The web-enabled generation has become increasingly reliant on technology for everyday activities. Cloud services, social networks, web extensions, plug-ins and online games, are all growing in popularity and as such, are replacing desktop applications. This heightened use of mobile web-browsers has opened the back door to cybercriminals, who now have new channels to implement browser-based attacks, spread malware and maximise infection campaigns.
The concern for the security of personal credentials and online profiles is growing, particularly when malicious browser extensions are becoming one of the most complex threats to detect and prevent.
The evolution of Man in the Browser attacks
When Internet Explorer was one of the most popular browsers, the dynamic libraries of Browser Helper Objects (BHOs) was the only way to add extra functionality to extensions. If cybercriminals wanted to set up a MITB attack, they had to either install malicious BHO or use web injection techniques. Fortunately, to prevent this vulnerability, BHOs now have to be digitally signed off by Microsoft.
Malicious extensions in practice
Eko and Smartbrowse are recent examples of MITB attacks that made the headlines. Eko, discovered on Facebook Russia in early 2015, spread malware via Facebook direct messages and scam video postings. Victims were sent links to phishing websites replicating Facebook and YouTube and which prompted users to install video player extensions containing malicious code.
Once installed, the browser-based malware spreads and replicates the browser environment, a perfect combination for malicious web-injection. In 2016 we have seen the emergence of advertisement injections and Facebook payload spam. Worryingly, the same technique is imminent for online banking attacks.
The difficulty with protecting against MITB attacks
Detecting and preventing MITB attacks, malicious extensions and aggressive ads are complex for the following reasons:
- Location of malicious code, parts of malicious functionality are stored on remote servers and often an infected PC doesn’t contain any malicious code at all. The harmful payload can change dramatically depending on websites and URLs visited. It’s difficult to tell harmful scripts from legal ones.
- From the user’s perspective, a malicious extension can look legal and be useful for users. It can work like a normal extension for some time, and only start to behave harmfully a month or two after installation.
- Malicious extensions live only in the browser and don’t leave any traces in critical system areas, nor do they have any outstanding indicators of compromise. This makes them hard for anti-virus products to detect.
- A malicious extension can be harmful to the user and the web resource, by replacing ads and search responses with malicious content. For traditional anti-virus vendors these ad injections are difficult to detect.
How to detect and prevent against an attack
Whilst MITB and web extension attacks are difficult to detect and therefore defend against, users and web providers (or web-developers) can work together in the fight against cybercrime as it continues to evolve. Detection and protection policies from both the server-side (web services) and client-side (browser and AV vendors) can provide a belt and braces style protection against MITB attacks.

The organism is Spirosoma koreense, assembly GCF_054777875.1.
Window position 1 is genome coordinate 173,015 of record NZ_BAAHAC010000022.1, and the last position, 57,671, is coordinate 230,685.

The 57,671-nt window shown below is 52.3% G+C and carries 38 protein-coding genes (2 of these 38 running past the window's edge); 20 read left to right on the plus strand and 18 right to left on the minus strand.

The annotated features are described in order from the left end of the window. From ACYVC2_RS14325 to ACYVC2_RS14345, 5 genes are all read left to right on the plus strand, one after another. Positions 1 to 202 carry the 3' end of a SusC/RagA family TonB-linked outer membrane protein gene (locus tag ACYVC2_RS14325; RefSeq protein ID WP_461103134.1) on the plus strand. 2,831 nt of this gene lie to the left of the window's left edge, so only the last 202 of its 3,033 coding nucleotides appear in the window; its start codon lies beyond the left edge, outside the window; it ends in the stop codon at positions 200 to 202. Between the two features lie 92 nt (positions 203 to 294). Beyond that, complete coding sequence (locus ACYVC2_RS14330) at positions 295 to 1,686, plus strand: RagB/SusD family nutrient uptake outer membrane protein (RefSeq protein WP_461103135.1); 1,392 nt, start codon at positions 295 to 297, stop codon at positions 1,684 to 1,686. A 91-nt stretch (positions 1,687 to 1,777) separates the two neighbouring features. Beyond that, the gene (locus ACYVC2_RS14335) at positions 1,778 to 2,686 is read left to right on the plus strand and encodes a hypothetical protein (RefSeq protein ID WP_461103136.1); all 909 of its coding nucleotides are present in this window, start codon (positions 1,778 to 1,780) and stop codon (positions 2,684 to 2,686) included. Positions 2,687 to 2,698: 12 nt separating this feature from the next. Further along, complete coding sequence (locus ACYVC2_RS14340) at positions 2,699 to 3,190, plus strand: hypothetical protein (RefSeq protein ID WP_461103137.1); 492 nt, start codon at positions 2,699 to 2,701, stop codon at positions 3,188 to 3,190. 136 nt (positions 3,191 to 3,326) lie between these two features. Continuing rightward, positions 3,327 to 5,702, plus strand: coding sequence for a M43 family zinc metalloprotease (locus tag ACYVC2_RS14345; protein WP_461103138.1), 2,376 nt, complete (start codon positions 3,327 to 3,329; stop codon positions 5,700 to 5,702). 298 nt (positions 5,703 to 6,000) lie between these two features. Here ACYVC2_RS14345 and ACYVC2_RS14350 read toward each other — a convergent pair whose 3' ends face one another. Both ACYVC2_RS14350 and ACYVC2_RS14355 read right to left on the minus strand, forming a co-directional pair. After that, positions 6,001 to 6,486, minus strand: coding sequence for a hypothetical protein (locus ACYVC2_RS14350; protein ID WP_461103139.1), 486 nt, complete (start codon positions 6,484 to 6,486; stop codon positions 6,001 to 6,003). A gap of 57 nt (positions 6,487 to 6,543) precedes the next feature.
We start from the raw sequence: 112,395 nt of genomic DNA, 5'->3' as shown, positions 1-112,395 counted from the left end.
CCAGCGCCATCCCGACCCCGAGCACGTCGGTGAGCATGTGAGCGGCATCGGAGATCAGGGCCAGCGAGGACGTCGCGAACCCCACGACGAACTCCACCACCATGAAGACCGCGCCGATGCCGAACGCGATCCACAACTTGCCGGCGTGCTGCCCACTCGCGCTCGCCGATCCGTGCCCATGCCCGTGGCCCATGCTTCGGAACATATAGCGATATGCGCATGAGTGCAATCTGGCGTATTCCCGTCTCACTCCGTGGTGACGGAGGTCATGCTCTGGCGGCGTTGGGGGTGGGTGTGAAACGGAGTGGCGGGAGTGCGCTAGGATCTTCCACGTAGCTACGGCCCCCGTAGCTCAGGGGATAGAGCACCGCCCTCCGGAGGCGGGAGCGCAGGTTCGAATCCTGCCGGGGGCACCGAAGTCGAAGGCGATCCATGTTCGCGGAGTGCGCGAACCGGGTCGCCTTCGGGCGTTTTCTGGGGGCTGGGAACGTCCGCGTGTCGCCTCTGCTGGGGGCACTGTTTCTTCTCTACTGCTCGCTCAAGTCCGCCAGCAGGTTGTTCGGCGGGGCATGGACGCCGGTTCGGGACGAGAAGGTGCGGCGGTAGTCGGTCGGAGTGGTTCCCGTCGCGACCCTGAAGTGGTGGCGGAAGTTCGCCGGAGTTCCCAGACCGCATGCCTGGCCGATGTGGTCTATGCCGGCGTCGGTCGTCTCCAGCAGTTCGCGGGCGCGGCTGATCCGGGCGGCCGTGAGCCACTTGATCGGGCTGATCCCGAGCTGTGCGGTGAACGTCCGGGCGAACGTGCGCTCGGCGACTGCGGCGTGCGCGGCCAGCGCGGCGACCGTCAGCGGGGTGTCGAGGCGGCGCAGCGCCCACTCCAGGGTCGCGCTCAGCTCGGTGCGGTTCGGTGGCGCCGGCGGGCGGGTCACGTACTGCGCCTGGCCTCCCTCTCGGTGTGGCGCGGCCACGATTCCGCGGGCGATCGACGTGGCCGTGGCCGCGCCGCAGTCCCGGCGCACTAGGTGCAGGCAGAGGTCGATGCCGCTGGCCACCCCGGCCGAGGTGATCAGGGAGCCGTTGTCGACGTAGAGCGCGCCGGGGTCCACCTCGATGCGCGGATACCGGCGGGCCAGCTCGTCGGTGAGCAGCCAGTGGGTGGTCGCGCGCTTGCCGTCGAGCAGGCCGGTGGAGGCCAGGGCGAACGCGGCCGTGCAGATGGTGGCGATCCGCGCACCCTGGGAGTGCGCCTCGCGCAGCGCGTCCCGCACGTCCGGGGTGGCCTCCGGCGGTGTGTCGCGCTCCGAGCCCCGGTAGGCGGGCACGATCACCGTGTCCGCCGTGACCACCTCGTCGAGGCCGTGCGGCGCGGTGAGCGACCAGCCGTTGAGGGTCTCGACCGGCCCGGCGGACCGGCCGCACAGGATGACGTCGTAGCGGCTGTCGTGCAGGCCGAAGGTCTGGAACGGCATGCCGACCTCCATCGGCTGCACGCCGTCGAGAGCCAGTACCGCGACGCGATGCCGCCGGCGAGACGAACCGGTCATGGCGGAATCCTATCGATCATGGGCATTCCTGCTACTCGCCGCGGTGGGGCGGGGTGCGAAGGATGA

Server-side techniques which incorporate content security policies (CSP) and reporting capabilities can be implemented in all modern browsers and operate in two modes: reporting-only mode and blocking mode. In reporting mode, violations are reported but without blocking the browser. In blocking mode, all violations are blocked by the browser and reported back to the URL.
On the client-side, users can bolster online security by using browsers with additional security mechanisms and by installing anti-virus software. The most secure browsers come with an in-built black list of malicious extensions which can be blocked once the user launches the browser. These browsers also perform extension integrity checks against trusted extension stores such as Chrome or Opera, which helps to protect users from having their credentials exposed when an extension ID is leaked.
To further support the detection and prevention methods in such a transforming landscape, advanced technology such as artificial intelligence (AI) and machine learning within browsers should become the norm. These technologies can learn which websites are distributing malicious extensions and prevent users from entering in the first instance.
Browser-based malware needs to be a critical area of focus in the evolving threat landscape, particularly with modern browsers. Although browsers have their own protection mechanisms, a combination of anti-virus software, server and client-side prevention methods and AI technology will help to fight against content hijacking and malicious web extensions. Although there is no silver bullet, browser and anti-virus vendors need to focus on monitoring the evolution of browser-based malware and improve the security level of the rapidly changing extension ecosystem.
Additional validation mechanisms need to be in place for browsers and integrity checks should be conducted on web resource content. This combined approach will help smooth the path to a safer browser environment and will better protect users against inevitable cyber-attacks now and in the future.
By Andrey Kovalev, Information Security Expert, Yandex
Image Credit: JMiks / Shutterstock